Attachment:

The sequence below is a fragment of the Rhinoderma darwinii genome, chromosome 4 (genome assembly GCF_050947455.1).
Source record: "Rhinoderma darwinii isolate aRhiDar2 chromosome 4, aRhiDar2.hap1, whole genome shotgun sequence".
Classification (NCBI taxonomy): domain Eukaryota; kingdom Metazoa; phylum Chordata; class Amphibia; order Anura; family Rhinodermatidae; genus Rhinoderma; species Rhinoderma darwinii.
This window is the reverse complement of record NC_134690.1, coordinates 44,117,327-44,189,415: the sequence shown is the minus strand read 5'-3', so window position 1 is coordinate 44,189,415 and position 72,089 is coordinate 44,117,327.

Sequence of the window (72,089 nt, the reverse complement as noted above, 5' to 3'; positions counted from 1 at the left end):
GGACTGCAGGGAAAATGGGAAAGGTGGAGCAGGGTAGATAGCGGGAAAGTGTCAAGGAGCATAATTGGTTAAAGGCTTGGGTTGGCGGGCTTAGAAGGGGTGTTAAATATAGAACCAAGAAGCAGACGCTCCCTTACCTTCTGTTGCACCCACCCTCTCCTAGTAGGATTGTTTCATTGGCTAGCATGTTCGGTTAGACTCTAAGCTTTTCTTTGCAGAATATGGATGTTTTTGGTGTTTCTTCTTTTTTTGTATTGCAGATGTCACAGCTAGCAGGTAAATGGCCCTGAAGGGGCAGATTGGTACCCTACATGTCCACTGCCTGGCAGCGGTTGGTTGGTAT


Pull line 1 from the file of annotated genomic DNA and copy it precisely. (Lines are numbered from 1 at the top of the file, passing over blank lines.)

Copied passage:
The sequence below is a fragment of the Rhinoderma darwinii genome, chromosome 4 (genome assembly GCF_050947455.1).